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The episode is pretty sneaky about it going down, too, starting out with Just Any Other Mission as Tatsumi and Leone sneak into a drug-addled brothel, kill its operators with their usual baroque flourish, and free the women. Leone even licks Tatsumi’s ear! When they wonder whether Mine and Sheele had as easy a time as they did, we cut to that pair, having just completed their mission as well.

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Then the episode did something I didn’t expect: it never goes back to Tatsumi or Leone, but sticks with Mine and Sheele for the rest of the episode, because now is the time Seryu has chosen to emerge from her hiding spot and take out one of the wanted Night Raid members; specifically, Sheele. Her reasons are simple: they’re criminals, she’s justice, they killed her dad and dad figure.

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Let’s get this out of the way: Seryu’s Imperial Arm Coro is ridiculously overpowered, capable of doing…whatever it is Coro (and the show) wants or needs it to do. Still, it wasn’t invincible; if they could find its core they could destroy it; and it would deactivate if Seryu herself was killed. But Mine simply doesn’t find the core in time, and Sheele’s fatal mistake is treating Seryu like normal human being.

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A normal human being whose arms were lopped off would probably be willing to yield, but Seryu was hiding guns in her arms, and even her mouth. This is frankly quite disturbing, and a little random, but there it is. This is an battle where Night Raid comes close but ultimately comes up a little short, and they were always only an inch or a second away from being killed.

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We didn’t get a lot of time with Sheele, but this has always been an exceedingly efficient—if never particularly deep or nuanced—show, and we cared enough about Sheele to feel bad when she was killed. The montage that closed the curtain on her life was another example of doing a lot with a little bit of time and material.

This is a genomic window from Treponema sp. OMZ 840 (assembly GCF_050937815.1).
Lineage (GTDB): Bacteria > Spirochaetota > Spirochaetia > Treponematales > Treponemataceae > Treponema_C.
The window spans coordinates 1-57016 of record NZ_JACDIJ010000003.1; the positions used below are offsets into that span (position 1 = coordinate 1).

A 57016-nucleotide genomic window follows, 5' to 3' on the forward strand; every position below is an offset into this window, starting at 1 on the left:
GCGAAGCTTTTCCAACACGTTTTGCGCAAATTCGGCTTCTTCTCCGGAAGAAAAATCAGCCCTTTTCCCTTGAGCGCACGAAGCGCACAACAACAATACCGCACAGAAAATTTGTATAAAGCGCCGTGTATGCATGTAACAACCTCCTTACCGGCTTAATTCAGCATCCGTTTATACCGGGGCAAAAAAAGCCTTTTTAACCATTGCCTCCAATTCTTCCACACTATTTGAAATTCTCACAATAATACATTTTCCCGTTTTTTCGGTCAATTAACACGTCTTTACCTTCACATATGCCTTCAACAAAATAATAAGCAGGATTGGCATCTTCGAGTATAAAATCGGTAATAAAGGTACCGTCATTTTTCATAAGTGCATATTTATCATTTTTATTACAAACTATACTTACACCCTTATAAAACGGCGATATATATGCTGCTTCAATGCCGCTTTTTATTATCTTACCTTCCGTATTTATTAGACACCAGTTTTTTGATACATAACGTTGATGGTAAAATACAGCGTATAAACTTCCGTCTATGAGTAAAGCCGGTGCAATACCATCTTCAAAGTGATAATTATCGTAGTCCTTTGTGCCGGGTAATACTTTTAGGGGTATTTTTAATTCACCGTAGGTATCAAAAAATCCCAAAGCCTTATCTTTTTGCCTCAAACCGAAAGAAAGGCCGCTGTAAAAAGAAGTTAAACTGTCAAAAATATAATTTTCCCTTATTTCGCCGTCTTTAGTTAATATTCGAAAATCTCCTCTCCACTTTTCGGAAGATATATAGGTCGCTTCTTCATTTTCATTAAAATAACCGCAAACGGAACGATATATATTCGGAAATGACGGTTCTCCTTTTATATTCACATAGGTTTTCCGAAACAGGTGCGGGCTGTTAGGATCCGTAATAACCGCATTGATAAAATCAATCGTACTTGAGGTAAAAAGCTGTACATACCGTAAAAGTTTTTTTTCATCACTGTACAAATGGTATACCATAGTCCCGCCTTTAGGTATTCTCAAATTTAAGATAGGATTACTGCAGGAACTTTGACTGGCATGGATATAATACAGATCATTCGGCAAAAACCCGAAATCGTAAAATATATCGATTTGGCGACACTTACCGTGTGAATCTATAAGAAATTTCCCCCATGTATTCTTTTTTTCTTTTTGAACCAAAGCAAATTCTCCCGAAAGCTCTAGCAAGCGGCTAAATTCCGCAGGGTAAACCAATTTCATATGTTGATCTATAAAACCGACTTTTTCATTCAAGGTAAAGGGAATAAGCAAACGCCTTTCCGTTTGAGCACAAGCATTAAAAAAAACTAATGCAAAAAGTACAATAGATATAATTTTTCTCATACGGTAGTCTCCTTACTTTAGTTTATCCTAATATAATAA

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So…Night Raid can lose sometimes, and they can die. The group of assassins looks particularly vulnerable and shell-shocked when Mine arrives outside HQ with the grim news. With Seryu arm-less but still alive and full of bile and Esdeath arriving in the capital, more of them are likely to die still. Whatever happens, Tatsumi’s honeymoon is officially over.

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Akame ga Kill! – 05

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This week Tatsumi shadows Sheele, who is on the surface a clumsy airhead, but conceals just about as dark and rough a past as the other members of Night Raid. Again Tatsumi’s loss of Sayo and Ieyasu is put into perspective. He can, after all, cook and do other things well, whereas the only thing Sheele is really good at is killing, something she learned under terrible circumstances.

Her story, in which she saves her only friend from being strangled to death by an ex by slitting the ex’s throat with calm, grim efficiency. The friend survives, but in exchange for Sheele’s bloody awakening, she and the friend never speak again. From there, the ex’s buds try to get revenge on Sheele, but she wastes them all, and she gets work as a freelance assassin, eventually joining up with Night Raid.

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Tatsumi also has his dark and bloody tale of how he ended up with Night Raid, and with Zank’s defeat, he also has the opportunity to try out an Imperial Arm. But after glimpsing all the ladies in their underwear (revealing a hint of perversion on the part of the late emperor) he is utterly exhausted; the arm simply isn’t a good match for him, and that’s that. But other arms will come around, and collecting them Night Raid’s ongoing side-quest.

That’s when Tatsumi gets super excited all of a sudden about the possibility one of those arms out there could somehow resurrect Sayo and Ieyasu, who still haunt his dreams. The other Night Raid members are quick to quash this hope; none of the Arms can restore a lost life; they were created with human morality very much in mind, to be inherited by future generations, not to bring back past ones.